Junior Alves Sebbanja Okay. Thank you very much for accepting to be part of this discussion. Now, Badru and Kareem, as you are aware that the informal economy contributes around 35% of the entire GDP of the country. And this is where we also see the informal settlements contributing to the GDP. Having majority of the slum dwellers, about 60% living there, a number of activities, owning property, through which government will collect some kind of revenue that perhaps would actually contribute to the development of the cities and also as a country at large, but realise that still, much as the informal settlements or informal economy is contributing such kind of percentage, when you go down into the community, you realise that these communities are underserviced simply because the government programmes or any other programmes that are being brought in those communities are not well-structured. And of recent, I had a communication or feedback from the LC1 chairperson of Katogo slum that is in Ggaba community. He mentioned that, yes, their settlement is within the environmentally sensitive area, but they have deficiencies around provision of services from Makindye Division Council because they perceive them as people who are settling within the environmentally sensitive areas. But again, he mentioned that the government or the city council may collect revenue from their communities, and yet the services that they actually extend to them are a little bit limited. For example, finding the collective places where they can actually dump waste, it is still a challenge, having access roads within their communities, which is also another challenge. Then the other thing is also having proper land or utilities within the community – it is also something that is really challenging them. I also had an opportunity to talk to the assistant deputy town clerk at Makindye Division, still under the ACRC study, and he mentioned that for them they provide services based on the demand from the community. So where communities or slums have gotten local leaders were not active, of course they would lag behind. But those settlements that were put in leaders who are very strong and active will have access to those services. Still, we had to ask them about the dysfunctioning structures within their system and they mentioned that, yes, of course that’s what people perceive, but the systems are there, they are put in place and they are functional. But the only problem is around still the demand that is really expected from the community. And still, when you go back into the community where we carried out this study, people are complaining that some kind of departments cannot be reached out to, people are very busy, and all those things. So maybe from your point of view, especially Dr Badru, in the political settlement point of view, what would be your opinion around that kind of and insight that we got from both the community and the city level?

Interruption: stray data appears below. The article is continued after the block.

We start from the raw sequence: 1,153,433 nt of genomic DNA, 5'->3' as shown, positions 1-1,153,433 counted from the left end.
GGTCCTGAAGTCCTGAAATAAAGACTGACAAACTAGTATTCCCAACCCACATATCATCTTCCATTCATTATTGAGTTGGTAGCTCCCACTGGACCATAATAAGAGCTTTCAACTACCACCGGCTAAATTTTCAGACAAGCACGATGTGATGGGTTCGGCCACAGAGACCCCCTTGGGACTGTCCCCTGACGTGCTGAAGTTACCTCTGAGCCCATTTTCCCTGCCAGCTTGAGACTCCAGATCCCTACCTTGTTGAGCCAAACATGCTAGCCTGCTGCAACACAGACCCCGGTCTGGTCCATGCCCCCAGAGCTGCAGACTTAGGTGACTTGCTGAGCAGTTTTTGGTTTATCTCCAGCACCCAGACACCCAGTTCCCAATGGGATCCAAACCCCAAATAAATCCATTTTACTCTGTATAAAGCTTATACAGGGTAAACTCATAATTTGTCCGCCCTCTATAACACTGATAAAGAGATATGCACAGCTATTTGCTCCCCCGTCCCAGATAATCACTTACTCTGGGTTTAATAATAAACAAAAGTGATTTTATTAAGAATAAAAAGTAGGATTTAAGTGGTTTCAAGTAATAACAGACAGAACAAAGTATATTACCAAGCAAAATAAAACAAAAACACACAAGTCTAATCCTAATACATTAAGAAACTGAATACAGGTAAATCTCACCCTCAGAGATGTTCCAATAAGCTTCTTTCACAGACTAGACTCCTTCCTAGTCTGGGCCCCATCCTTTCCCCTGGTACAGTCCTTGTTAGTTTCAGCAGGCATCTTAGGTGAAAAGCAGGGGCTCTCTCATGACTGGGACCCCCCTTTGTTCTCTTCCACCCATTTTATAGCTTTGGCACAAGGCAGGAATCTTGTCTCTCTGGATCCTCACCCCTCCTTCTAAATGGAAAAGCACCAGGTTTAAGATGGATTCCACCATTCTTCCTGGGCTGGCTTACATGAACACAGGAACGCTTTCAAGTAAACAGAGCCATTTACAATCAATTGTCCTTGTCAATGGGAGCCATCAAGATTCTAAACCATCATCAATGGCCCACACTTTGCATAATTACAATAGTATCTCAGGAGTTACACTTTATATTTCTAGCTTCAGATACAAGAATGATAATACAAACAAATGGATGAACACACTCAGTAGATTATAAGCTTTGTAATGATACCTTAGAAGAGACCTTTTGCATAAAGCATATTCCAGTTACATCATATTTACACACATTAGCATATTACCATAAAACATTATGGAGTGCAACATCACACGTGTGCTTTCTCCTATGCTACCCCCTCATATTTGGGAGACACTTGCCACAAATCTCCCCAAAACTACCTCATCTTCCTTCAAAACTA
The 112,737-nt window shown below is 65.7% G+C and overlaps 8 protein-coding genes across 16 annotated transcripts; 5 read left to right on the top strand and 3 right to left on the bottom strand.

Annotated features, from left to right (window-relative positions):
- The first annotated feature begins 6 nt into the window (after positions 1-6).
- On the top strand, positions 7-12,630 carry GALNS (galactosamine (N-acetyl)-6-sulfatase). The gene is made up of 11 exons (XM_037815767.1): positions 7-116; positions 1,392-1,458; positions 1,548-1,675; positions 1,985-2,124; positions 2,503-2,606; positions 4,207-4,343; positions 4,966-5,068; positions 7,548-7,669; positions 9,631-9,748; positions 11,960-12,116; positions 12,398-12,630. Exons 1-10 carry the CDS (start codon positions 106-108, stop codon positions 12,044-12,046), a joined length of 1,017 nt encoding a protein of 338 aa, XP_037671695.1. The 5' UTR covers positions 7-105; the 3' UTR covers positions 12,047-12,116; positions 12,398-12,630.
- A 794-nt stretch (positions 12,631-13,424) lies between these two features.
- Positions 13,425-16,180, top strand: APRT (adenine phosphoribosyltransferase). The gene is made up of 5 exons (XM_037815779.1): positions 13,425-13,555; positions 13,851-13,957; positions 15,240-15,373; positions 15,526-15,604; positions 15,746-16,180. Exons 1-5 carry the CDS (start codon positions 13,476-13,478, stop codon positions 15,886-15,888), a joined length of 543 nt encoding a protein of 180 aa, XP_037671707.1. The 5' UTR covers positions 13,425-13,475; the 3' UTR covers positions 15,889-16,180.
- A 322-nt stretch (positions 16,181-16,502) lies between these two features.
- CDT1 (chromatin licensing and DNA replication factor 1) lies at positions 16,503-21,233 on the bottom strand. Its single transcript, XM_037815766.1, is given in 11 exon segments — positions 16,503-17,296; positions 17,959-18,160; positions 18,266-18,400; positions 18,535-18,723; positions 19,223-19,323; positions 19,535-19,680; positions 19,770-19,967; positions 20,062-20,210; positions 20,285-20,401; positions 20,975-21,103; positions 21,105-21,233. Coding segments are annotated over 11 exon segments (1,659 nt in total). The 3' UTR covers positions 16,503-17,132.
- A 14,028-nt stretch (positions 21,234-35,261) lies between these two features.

Badru Bukenya Thank you so much to you for that elaborate background. From my point of view, I think we need to start off with an understanding of what we mean, first of all, by government structures that are important for service delivery and then what we mean when we say that government structures are dysfunctional. Okay. So from my point of view, government structures can be looked at as systems that are established by policy through which the state or the government interacts with the citizens. They can also be looked at as arrangements through which service delivery, for example, through which health and education, are planned and delivered to citizens. Now, the important services that we usually mentioned, or when you interact with citizens, what do they mention? We have things like education, we have things like health, we have markets. You mentioned a little bit about sanitation, roads, revenue collection, you know, and so on and so forth. And each of these services has a system for making sure that the service is planned and then finally delivered to the last mile or to the consumer or to the citizen, in this case. I’ll give you examples here. When you look at education, we know that in order for education to be delivered, there should be schools, okay. And at schools, there are also sub systems, for example, you have the school management committees, you do have parent teachers association but also for education to be delivered, you need supervision from local governments. In Uganda, we operate a decentralised system of governance whereby service delivery happens at subnational level. And then, since we are talking about Kampala City, so service delivery is essentially a function of the Kampala Capital City Authority. So you have supervision from KCCA and this supervision is both in terms of the city inspector of schools and the city education officers. But then ultimately there should also be some degree of supervision from the national level, for example, the Ministry of Education. And the same system can be replicated for the other services. For example, in terms of health, the way you have the facility level, you have staff, but they are supervised or governed by the healthy unit committees or the facility committees. And then at the city level, you have supervisors coming to ensure that these services are delivered. Now, the issue to address directly in how are these systems dysfunctional? Correct? And you have mentioned some of the interactions that you have had with the citizens. So the systems are dysfunctional basically because they are not performing to the expected level. They are not performing to the expectation or to the satisfaction of citizens. When you ask the citizens about issues concerning public education in Kampala, let alone in Uganda, when you talk about health performance or functioning of markets, okay, the road network, all these things, citizens are having a lot of concerns about these services. So in public schools, for example, there is lack of enough facilities. Classrooms are not adequate, the textbooks are missing, desks are inadequate. That is in public schools. The schools are congested. Okay. Teachers are demotivated, there’s a lot of absenteeism for both the learners and their teachers generally. And that kind of brings us to looking at issues of outcomes. So you have low literacy and low numeracy, that is, if you look at issues of education. Okay. When you go to health, of course, you see that people have to seek for health services from private outlets. Okay. Now, look at these other issues around markets, leaders are unable to collect market dues, filthy muck pits, unhygienic food, people operating in really very dirty places. Okay. And there are issues around the governance of these markets, leadership run goes in there. Okay. Factions among traders. So all these issues combined, yes, they do reflect that there are challenges in the city. They do reflect that things are not moving to the expectation of citizens. Now, maybe the key question again, to ask is, what is causing these dysfunctions? Okay. Now, of course, you can look at these, depending on the different sectors, depending on the different services – education, health, markets, sanitation. You know, they can be looked at individually in their own capacity. But also we do have what you may call cross-cutting issues that are coming out here. First is the issue of government implementing policies that it has little capacity and the commitment to manage. For example, in the area of education, government is implementing universal primary education, universal secondary education and universal upper secondary education, or what they call A-level education. And if you look at this alone, you realise that there is first of all, less capacity, but also the commitment of government to implement these universal education programmes is lacking. Okay. So policies are generally implemented on account of the political capital that they offer, regardless of what I’ve just mentioned, regardless of government capacity to implement them. And because the focus is on gaining political capital, you realise that there’s less investment in terms of funding going to these different service areas. Okay. And if there’s no adequate funding, you’ll realise that the infrastructure will be wanting personnel, they will not be adequate and those available will not be trained. Okay. There is inconsistent political support, you know. Support for these universal programmes usually emerges at the time of elections, for example, and then to compound all these challenges, especially for the case of Kampala, things are made worse with the unending fights between the leadership of the city and the national-level government, which is keen or admires to be the one in charge of Kampala. So you have a political wing which is aligned to the citizens, not in agreement with the technical wing, which aspires to make the head of the state happy. Okay. Now overall, we see government commitment to service delivery to be extremely low. When you look at to resource allocation in government of course when you look at the budget you can be able to tell where government priorities are. So for example, currently the government is spending quite significant amounts of money on security. Okay, so a lot of money is spent on building the military and its capacity, generally sectors which are important for rhythm, continuity, are receiving a lot of support. And I’ll end my submission with two important points. One is that when you look at the situation in Kampala, it is like government is only providing minimum levels of service provision that are enough to prevent a public revolt against it or against the government. Okay? Just to the minimum, to make citizens a little bit comfortable, to make citizens go along with their business, not necessarily prioritising service delivery. And then, two, there is no citizen engagement in most processes that are important for service delivery. Look at issues of planning, okay, there is no or there is very minimal involvement of citizens in defining needs. There is minimal involvement in planning, there is minimal involvement in funding or financing services. There’s minimal participation in the actual delivery of public services by citizens and let alone the monitoring and evaluation of these services. So let me keep it at that and maybe my colleague Kareem can always take it from here.